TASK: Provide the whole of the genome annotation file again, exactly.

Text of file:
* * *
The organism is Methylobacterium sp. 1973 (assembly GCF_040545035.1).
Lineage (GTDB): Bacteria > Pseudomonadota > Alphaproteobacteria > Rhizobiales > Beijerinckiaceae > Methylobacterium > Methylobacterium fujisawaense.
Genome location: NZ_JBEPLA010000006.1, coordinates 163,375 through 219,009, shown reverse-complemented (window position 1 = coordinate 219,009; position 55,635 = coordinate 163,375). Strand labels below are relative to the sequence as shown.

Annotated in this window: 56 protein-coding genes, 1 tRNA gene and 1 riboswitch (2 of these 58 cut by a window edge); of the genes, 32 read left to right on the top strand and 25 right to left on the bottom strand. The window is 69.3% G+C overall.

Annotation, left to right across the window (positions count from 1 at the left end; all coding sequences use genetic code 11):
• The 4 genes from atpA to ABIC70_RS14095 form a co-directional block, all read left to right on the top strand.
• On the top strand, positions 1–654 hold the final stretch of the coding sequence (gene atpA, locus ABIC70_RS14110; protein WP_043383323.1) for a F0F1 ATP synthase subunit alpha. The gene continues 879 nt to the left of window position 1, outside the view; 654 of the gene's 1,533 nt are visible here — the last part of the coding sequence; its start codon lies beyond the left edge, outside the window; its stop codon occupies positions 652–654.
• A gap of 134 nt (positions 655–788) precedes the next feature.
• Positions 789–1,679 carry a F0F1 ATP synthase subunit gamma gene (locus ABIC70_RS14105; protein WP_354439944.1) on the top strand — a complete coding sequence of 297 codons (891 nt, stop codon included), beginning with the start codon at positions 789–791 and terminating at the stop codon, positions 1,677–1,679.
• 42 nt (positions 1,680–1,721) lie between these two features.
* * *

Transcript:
The organism is Methylobacterium sp. 1973 (assembly GCF_040545035.1).
Lineage (GTDB): Bacteria > Pseudomonadota > Alphaproteobacteria > Rhizobiales > Beijerinckiaceae > Methylobacterium > Methylobacterium fujisawaense.
Genome location: NZ_JBEPLA010000006.1, coordinates 163,375 through 219,009, shown reverse-complemented (window position 1 = coordinate 219,009; position 55,635 = coordinate 163,375). Strand labels below are relative to the sequence as shown.

Annotated in this window: 56 protein-coding genes, 1 tRNA gene and 1 riboswitch (2 of these 58 cut by a window edge); of the genes, 32 read left to right on the top strand and 25 right to left on the bottom strand. The window is 69.3% G+C overall.

Annotation, left to right across the window (positions count from 1 at the left end; all coding sequences use genetic code 11):
• The 4 genes from atpA to ABIC70_RS14095 form a co-directional block, all read left to right on the top strand.
• On the top strand, positions 1–654 hold the final stretch of the coding sequence (gene atpA, locus ABIC70_RS14110; protein WP_043383323.1) for a F0F1 ATP synthase subunit alpha. The gene continues 879 nt to the left of window position 1, outside the view; 654 of the gene's 1,533 nt are visible here — the last part of the coding sequence; its start codon lies beyond the left edge, outside the window; its stop codon occupies positions 652–654.
• A gap of 134 nt (positions 655–788) precedes the next feature.
• Positions 789–1,679 carry a F0F1 ATP synthase subunit gamma gene (locus ABIC70_RS14105; protein WP_354439944.1) on the top strand — a complete coding sequence of 297 codons (891 nt, stop codon included), beginning with the start codon at positions 789–791 and terminating at the stop codon, positions 1,677–1,679.
• 42 nt (positions 1,680–1,721) lie between these two features.